For a tiny word, "no" certainly can make a big impact.
While "Scandal" creator Shonda Rhimes pursued a year of "yes" in 2015, fellow fierce lady Lena Dunham has vowed to say "no" in 2016. Both concepts may seem simple, but they're important stances we sometimes forget to assert.
In a blog on her new resolution, Dunham detailed how her life started to change once she she began recovering from a "cocktail of self-doubt blended with the need for constant approval" and began using the two-letter word:
It was a slow process, but a polite 'no' soon entered my vernacular ... And something miraculous happened: my personal life followed suit. ... People respond well to honesty, to reality. They understand. And so with those no's, YES sprung back up everywhere. Funny how that works.
It may be worth it to take a page from Dunham's playbook. There's power in putting your needs first. Below are 6 times where it's totally acceptable to say "no":
1. When you're tired.
Sleep certainly isn't for the weak. If you're feeling run down, don't feel obligated to commit to something. Studies show sleep deprivation is no joke: It can affect your immune system and your mood and increase your risk for disease. Not worth it.
2. When you're uncomfortable.
Did you get invited to a friend's birthday party that your ex will be attending? If the thought of going makes your stomach churn, reconsider. Toxic situations are hardly worth the stress.
There are times when taking a leap out of your comfort zone is a great idea, but when your gut instinct is telling you something's off, pay attention. Research shows our internal red flags are a real phenomenon. Sometimes it's better just to listen to them.
3. When you can't manage the time commitment.
People often wear "busy" as a badge of honor, especially in the workplace. However, that mentality can lead to burnout and serious health risks like chronic stress.
"Even if professional success is the most important thing to you, depriving yourself of sleep, never letting yourself recharge, never disconnecting, not allowing any time for quiet reflection and for those you love -- is not a sustainable career strategy," HuffPost president and editor-in-chief Arianna Huffington wrote in a blog on burnout. "Not only are quantity of work and quality of work two very different things, at some point -- more quickly than you think -- they become inversely related."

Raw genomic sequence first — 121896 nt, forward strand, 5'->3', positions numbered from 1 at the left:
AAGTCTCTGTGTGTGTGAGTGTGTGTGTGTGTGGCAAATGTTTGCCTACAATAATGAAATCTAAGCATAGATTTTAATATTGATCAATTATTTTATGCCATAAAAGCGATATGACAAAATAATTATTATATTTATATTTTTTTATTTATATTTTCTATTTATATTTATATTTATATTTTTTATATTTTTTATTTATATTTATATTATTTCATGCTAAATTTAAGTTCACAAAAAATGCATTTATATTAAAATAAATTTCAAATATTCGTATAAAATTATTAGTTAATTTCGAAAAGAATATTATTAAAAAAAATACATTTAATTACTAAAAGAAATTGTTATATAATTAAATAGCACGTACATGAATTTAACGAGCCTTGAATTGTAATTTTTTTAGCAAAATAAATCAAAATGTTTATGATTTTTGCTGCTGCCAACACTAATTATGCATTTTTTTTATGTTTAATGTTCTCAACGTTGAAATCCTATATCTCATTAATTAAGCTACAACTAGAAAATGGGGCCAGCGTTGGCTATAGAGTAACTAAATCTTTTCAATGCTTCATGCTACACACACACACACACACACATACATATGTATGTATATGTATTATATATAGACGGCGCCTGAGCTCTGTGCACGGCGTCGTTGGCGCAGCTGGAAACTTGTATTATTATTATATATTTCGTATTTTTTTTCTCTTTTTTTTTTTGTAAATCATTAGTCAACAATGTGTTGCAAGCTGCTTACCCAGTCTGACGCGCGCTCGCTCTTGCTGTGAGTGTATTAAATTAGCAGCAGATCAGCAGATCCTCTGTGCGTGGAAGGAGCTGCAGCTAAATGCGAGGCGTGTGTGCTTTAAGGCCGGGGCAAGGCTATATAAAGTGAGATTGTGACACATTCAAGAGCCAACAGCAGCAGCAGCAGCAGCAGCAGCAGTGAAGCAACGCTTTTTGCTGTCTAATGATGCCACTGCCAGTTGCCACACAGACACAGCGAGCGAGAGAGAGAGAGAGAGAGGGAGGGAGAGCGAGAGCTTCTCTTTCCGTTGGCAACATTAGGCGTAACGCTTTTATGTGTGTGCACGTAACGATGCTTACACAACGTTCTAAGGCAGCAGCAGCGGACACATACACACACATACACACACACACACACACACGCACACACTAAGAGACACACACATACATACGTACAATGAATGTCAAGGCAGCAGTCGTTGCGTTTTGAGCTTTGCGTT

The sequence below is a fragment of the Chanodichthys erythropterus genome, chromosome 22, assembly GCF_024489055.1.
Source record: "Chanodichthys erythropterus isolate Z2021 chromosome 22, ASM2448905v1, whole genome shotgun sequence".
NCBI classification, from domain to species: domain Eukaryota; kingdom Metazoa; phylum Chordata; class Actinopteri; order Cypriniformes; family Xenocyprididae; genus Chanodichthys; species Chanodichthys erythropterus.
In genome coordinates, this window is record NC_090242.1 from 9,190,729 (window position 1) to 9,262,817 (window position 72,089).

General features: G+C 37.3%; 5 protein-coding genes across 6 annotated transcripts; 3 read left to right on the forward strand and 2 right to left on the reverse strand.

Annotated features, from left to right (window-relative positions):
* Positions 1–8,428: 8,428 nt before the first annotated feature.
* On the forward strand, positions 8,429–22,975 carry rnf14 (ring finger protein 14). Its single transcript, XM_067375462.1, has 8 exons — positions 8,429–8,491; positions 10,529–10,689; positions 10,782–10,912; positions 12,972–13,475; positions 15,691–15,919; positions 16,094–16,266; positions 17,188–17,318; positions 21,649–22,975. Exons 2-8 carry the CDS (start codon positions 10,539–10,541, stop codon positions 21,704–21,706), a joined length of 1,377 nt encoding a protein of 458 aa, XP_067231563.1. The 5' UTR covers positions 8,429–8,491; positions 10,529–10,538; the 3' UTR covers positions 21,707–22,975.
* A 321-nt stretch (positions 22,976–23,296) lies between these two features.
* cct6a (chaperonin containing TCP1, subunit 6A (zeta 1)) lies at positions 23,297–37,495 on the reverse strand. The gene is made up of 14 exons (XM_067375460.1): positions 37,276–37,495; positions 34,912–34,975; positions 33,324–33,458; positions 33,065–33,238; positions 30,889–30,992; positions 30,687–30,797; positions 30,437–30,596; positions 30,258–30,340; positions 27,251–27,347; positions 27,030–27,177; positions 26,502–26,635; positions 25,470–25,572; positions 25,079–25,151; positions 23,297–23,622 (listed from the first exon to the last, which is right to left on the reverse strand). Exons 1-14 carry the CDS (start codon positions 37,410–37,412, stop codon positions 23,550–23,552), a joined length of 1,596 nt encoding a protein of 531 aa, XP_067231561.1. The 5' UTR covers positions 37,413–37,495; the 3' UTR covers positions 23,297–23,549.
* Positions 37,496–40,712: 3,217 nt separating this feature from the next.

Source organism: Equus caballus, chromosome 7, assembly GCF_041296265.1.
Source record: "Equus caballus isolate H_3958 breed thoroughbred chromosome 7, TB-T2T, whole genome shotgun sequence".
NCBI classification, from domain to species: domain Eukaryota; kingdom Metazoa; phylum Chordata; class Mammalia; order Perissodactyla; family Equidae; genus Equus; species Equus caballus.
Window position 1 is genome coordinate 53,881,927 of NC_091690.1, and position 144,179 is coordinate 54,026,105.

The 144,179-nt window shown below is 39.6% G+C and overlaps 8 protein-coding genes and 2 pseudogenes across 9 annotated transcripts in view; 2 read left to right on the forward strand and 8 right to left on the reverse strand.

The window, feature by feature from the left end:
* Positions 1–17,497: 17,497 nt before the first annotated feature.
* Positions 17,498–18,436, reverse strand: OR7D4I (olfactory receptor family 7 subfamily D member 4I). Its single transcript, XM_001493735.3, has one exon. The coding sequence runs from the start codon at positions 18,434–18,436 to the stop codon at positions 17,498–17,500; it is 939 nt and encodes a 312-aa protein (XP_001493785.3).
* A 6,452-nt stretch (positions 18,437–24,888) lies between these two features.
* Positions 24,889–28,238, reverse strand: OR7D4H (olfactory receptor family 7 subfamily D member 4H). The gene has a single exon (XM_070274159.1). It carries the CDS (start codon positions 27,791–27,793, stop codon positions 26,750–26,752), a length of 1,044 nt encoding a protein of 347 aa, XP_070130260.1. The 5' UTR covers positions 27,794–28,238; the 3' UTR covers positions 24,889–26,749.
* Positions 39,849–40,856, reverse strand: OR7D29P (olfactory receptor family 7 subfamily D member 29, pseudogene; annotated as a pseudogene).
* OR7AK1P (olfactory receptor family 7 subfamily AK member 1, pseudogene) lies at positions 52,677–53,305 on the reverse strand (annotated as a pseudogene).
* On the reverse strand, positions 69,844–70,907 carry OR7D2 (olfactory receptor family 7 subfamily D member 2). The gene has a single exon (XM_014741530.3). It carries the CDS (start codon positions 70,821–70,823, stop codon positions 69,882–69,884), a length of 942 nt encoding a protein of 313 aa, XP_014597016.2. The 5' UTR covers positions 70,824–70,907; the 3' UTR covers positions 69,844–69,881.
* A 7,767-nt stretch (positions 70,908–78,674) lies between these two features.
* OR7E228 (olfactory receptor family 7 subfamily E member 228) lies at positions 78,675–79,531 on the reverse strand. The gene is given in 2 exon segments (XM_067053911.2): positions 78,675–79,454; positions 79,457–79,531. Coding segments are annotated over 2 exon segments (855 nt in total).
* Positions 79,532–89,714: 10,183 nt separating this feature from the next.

If you find yourself overbooked and overwhelmed, it might be time to flex your "no."
4. When you're uninterested.
Life's too short to spend your energy on circumstances that don't engage your heart or mind. You should constantly be pursuing activities and circumstances that help you grow instead of solely filling your schedule with the mundane.
This idea particularly goes for your professional life: Research shows meaningful work makes employees happier. You need something that ignites your interest. Pursue those opportunities wherever you can.
5. When you're saying "yes" just to please someone.
Constantly putting your needs on the back burner is hardly healthy. According to a 2012 study, people pleasers tend to unknowingly give into unspoken social pressures. In other words, they often say "yes" without processing what they want first.
Remember that you are your own biggest advocate. Self-care is not always selfish.
6. Whenever the hell you want to.
Ultimately, it's your life. Make whatever choices are going to be best for you and your well-being. If that means declining, then say it with conviction. Because by saying "no" to circumstances you don't want in your life, you're saying "yes" to yourself -- and that's a beautiful thing.
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